“These grants demonstrate a variety of innovative approaches to improve immigrant health including the use of community health workers (CHWs), who help people dealing with language and cultural barriers connect with the health care system,” said Joan Cleary, Foundation vice president.
Recent grants include:
— African Assistance Program, Brooklyn Center, $40,000 for the Building Community for All project to improve relationships between law enforcement and new immigrants in the Brooklyn Park and Brooklyn Center area of the Twin Cities.
— Advocates for Human Rights, Minneapolis, $10,000 for the One Voice Minnesota Community Planning project, to create opportunities for cultural exchange among immigrants and the broader community in Austin, Minn., in partnership with the Austin Human Rights Commission.
— CAPI, Minneapolis, $10,000 to strengthen programs that provide basic needs services and build health equity for the refugee and immigrant community.
— Center for Victims of Torture, Minneapolis, $10,000 for the Refugee Mental Health Assessment project to develop and pilot a culturally appropriate way for mental health screening for newly arrived refugees who have been victims of persecution or war torture.
— Deaf Community Health Worker Project, St. Paul, $40,000 for expansion of the Deaf Community Health Worker project to provide community health worker services to deaf immigrants and their families to help them navigate the health care system.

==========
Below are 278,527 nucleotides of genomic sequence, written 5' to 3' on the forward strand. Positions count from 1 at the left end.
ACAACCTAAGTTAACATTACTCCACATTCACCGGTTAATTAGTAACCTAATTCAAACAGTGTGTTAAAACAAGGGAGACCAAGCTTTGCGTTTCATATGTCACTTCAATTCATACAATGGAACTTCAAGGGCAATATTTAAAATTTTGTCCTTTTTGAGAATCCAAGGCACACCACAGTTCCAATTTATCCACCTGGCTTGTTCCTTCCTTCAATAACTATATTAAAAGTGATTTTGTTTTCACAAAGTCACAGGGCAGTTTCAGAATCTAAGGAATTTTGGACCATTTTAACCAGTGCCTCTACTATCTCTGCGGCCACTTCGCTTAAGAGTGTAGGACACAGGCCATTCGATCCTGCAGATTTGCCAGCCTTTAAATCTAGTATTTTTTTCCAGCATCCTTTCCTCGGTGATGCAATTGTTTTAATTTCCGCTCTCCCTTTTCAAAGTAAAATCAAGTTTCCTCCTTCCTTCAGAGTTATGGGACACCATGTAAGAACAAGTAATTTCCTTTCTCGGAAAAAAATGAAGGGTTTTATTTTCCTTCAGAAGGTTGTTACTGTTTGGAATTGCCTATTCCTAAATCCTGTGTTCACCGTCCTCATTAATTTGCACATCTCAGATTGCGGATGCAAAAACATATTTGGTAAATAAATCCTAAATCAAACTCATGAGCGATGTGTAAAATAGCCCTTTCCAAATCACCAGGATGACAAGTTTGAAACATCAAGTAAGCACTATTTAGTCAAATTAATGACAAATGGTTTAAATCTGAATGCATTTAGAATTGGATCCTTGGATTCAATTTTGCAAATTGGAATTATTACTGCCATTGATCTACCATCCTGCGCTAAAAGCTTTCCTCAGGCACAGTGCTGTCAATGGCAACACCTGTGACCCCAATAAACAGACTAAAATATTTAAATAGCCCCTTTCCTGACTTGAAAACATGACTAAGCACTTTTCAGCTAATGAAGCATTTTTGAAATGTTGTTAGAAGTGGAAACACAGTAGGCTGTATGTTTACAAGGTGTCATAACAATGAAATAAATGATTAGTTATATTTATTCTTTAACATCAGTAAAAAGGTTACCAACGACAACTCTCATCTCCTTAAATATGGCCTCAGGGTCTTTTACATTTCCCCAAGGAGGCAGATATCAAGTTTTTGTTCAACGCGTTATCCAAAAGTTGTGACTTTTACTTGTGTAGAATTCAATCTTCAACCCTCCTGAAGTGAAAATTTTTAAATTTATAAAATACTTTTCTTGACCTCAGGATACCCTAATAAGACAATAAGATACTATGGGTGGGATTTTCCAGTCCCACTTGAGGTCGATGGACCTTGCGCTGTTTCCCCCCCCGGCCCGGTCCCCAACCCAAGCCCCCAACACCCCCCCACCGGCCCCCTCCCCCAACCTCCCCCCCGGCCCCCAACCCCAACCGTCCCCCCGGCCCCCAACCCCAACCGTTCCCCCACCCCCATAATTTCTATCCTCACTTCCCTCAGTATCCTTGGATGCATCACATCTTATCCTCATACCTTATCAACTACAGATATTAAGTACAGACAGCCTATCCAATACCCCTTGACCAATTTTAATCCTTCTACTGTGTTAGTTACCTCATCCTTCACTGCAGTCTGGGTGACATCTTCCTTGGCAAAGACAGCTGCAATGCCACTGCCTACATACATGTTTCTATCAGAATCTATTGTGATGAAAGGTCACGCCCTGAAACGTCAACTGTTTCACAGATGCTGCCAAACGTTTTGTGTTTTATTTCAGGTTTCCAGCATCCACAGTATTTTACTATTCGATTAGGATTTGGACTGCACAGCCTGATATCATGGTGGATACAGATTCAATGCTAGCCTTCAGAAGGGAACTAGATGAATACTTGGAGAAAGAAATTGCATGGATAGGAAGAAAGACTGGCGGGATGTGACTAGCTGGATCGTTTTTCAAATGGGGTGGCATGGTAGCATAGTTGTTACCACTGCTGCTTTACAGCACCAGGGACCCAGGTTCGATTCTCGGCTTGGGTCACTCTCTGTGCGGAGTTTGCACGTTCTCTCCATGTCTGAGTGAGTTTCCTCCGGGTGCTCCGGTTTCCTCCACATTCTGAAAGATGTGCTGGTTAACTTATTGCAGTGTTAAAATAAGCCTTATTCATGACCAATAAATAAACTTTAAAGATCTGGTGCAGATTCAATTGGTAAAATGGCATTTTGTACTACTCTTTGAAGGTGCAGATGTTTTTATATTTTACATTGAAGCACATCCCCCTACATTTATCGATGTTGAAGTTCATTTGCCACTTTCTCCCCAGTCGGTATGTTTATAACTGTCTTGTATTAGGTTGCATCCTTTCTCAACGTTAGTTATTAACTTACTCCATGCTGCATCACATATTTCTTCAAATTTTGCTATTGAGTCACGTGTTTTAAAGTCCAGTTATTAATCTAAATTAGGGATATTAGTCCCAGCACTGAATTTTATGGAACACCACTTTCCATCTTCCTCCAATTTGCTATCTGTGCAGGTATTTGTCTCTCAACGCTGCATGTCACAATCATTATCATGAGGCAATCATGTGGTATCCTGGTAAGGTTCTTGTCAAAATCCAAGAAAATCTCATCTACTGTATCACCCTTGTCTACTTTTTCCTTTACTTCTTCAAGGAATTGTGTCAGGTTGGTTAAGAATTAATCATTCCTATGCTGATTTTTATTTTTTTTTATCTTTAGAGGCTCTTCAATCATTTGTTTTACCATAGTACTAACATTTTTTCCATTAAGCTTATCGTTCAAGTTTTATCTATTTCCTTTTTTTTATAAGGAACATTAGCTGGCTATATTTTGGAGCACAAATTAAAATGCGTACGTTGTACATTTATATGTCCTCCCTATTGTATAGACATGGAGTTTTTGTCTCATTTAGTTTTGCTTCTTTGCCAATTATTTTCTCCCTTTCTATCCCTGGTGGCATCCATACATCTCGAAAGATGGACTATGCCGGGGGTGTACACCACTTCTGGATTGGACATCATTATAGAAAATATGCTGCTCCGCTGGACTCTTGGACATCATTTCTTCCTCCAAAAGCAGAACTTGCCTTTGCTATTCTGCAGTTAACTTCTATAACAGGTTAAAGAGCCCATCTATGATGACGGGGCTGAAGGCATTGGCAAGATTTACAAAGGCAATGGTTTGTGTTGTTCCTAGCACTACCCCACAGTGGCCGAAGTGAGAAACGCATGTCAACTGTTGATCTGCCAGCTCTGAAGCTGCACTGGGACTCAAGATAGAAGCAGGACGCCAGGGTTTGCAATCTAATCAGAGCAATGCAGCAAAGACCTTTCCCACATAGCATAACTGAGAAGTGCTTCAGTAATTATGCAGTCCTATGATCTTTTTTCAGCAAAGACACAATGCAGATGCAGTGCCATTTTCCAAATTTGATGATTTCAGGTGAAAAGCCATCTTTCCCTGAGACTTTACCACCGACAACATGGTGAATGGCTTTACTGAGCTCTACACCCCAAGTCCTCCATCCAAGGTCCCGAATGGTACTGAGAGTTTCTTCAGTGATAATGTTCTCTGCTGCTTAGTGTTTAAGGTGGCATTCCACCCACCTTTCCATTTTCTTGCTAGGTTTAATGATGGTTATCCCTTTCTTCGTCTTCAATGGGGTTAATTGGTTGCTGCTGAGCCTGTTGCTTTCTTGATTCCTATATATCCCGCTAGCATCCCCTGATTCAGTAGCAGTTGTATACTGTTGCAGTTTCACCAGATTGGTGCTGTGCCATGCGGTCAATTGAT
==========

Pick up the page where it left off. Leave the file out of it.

— Faribault Diversity Coalition, Faribault, $40,000 to continue events and projects in Faribault that engage immigrants and long-time residents in creating inclusive, welcoming communities in Faribault,Northfield and surrounding areas.
— Mayo Clinic, Rochester, $50,000 to document how community health workers in primary care medical practices improve patient health outcomes.
— Vietnamese Social Services of Minnesota, St. Paul, $40,000 for a mental health and social adjustment program for newly arrived KaRen refugees from Burma through the use of a community health worker.
— Welcome Center, Austin, $10,000 to help fund its work in serving immigrants in Austin, Minn.
— Western Mental Health Center, Marshall, $40,000 for a community health worker serving Hmong refugees in Marshall and the surrounding areas.
The Blue Cross Foundation is the state’s largest grantmaking foundation to exclusively dedicate its assets to improving health in Minnesota, awarding more than $25 million since it was established in 1986. The Foundation’s purpose is to look beyond health care today for ideas that create healthier communities tomorrow, through a focus on key social, economic and environmental factors that determine health, to improve community health long-term and close the health gap that affects many Minnesotans.